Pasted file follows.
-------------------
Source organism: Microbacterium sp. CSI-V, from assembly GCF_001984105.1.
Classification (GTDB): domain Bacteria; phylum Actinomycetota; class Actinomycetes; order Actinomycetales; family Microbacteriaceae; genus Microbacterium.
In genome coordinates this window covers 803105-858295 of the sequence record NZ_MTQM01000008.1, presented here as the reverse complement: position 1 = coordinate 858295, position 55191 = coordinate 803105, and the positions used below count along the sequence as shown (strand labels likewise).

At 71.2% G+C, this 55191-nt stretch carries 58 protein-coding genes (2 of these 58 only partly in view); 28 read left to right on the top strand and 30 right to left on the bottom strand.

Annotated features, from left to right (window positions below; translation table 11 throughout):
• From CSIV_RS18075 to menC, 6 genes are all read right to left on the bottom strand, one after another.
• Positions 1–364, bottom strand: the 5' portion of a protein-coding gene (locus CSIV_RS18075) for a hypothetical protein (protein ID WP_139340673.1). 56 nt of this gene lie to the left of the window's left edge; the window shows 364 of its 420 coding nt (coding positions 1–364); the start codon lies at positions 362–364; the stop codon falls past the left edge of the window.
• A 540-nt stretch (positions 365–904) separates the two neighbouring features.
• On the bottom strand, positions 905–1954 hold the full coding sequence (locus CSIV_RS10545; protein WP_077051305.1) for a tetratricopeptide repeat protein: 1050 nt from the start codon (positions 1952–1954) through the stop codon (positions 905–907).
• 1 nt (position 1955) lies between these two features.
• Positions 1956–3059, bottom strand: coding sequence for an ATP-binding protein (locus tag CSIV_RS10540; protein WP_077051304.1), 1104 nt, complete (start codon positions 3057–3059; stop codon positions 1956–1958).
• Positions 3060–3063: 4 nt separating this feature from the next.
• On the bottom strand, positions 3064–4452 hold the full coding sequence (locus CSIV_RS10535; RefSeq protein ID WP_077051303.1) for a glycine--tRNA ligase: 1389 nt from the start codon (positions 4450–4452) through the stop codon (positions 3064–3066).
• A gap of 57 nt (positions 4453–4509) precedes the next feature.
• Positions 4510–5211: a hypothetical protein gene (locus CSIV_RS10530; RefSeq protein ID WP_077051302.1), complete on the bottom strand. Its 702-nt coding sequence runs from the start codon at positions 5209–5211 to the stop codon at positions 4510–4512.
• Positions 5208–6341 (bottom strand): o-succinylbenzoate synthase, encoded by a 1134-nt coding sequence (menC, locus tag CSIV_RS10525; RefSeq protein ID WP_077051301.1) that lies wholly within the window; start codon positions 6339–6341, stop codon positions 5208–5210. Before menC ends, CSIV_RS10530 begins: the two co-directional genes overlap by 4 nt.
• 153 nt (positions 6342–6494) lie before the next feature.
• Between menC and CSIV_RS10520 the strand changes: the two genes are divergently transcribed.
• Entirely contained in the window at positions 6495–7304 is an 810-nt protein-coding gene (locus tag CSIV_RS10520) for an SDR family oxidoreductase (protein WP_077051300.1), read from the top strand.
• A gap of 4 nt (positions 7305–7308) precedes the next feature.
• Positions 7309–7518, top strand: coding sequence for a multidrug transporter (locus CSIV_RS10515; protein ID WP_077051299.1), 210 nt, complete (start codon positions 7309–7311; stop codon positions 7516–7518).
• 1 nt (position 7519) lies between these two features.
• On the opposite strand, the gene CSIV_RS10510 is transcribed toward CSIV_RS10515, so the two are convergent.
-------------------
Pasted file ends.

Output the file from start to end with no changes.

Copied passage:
Source organism: Microbacterium sp. CSI-V, from assembly GCF_001984105.1.
Classification (GTDB): domain Bacteria; phylum Actinomycetota; class Actinomycetes; order Actinomycetales; family Microbacteriaceae; genus Microbacterium.
In genome coordinates this window covers 803105-858295 of the sequence record NZ_MTQM01000008.1, presented here as the reverse complement: position 1 = coordinate 858295, position 55191 = coordinate 803105, and the positions used below count along the sequence as shown (strand labels likewise).

At 71.2% G+C, this 55191-nt stretch carries 58 protein-coding genes (2 of these 58 only partly in view); 28 read left to right on the top strand and 30 right to left on the bottom strand.

Annotated features, from left to right (window positions below; translation table 11 throughout):
• From CSIV_RS18075 to menC, 6 genes are all read right to left on the bottom strand, one after another.
• Positions 1–364, bottom strand: the 5' portion of a protein-coding gene (locus CSIV_RS18075) for a hypothetical protein (protein ID WP_139340673.1). 56 nt of this gene lie to the left of the window's left edge; the window shows 364 of its 420 coding nt (coding positions 1–364); the start codon lies at positions 362–364; the stop codon falls past the left edge of the window.
• A 540-nt stretch (positions 365–904) separates the two neighbouring features.
• On the bottom strand, positions 905–1954 hold the full coding sequence (locus CSIV_RS10545; protein WP_077051305.1) for a tetratricopeptide repeat protein: 1050 nt from the start codon (positions 1952–1954) through the stop codon (positions 905–907).
• 1 nt (position 1955) lies between these two features.
• Positions 1956–3059, bottom strand: coding sequence for an ATP-binding protein (locus tag CSIV_RS10540; protein WP_077051304.1), 1104 nt, complete (start codon positions 3057–3059; stop codon positions 1956–1958).
• Positions 3060–3063: 4 nt separating this feature from the next.
• On the bottom strand, positions 3064–4452 hold the full coding sequence (locus CSIV_RS10535; RefSeq protein ID WP_077051303.1) for a glycine--tRNA ligase: 1389 nt from the start codon (positions 4450–4452) through the stop codon (positions 3064–3066).
• A gap of 57 nt (positions 4453–4509) precedes the next feature.
• Positions 4510–5211: a hypothetical protein gene (locus CSIV_RS10530; RefSeq protein ID WP_077051302.1), complete on the bottom strand. Its 702-nt coding sequence runs from the start codon at positions 5209–5211 to the stop codon at positions 4510–4512.
• Positions 5208–6341 (bottom strand): o-succinylbenzoate synthase, encoded by a 1134-nt coding sequence (menC, locus tag CSIV_RS10525; RefSeq protein ID WP_077051301.1) that lies wholly within the window; start codon positions 6339–6341, stop codon positions 5208–5210. Before menC ends, CSIV_RS10530 begins: the two co-directional genes overlap by 4 nt.
• 153 nt (positions 6342–6494) lie before the next feature.
• Between menC and CSIV_RS10520 the strand changes: the two genes are divergently transcribed.
• Entirely contained in the window at positions 6495–7304 is an 810-nt protein-coding gene (locus tag CSIV_RS10520) for an SDR family oxidoreductase (protein WP_077051300.1), read from the top strand.
• A gap of 4 nt (positions 7305–7308) precedes the next feature.
• Positions 7309–7518, top strand: coding sequence for a multidrug transporter (locus CSIV_RS10515; protein ID WP_077051299.1), 210 nt, complete (start codon positions 7309–7311; stop codon positions 7516–7518).
• 1 nt (position 7519) lies between these two features.
• On the opposite strand, the gene CSIV_RS10510 is transcribed toward CSIV_RS10515, so the two are convergent.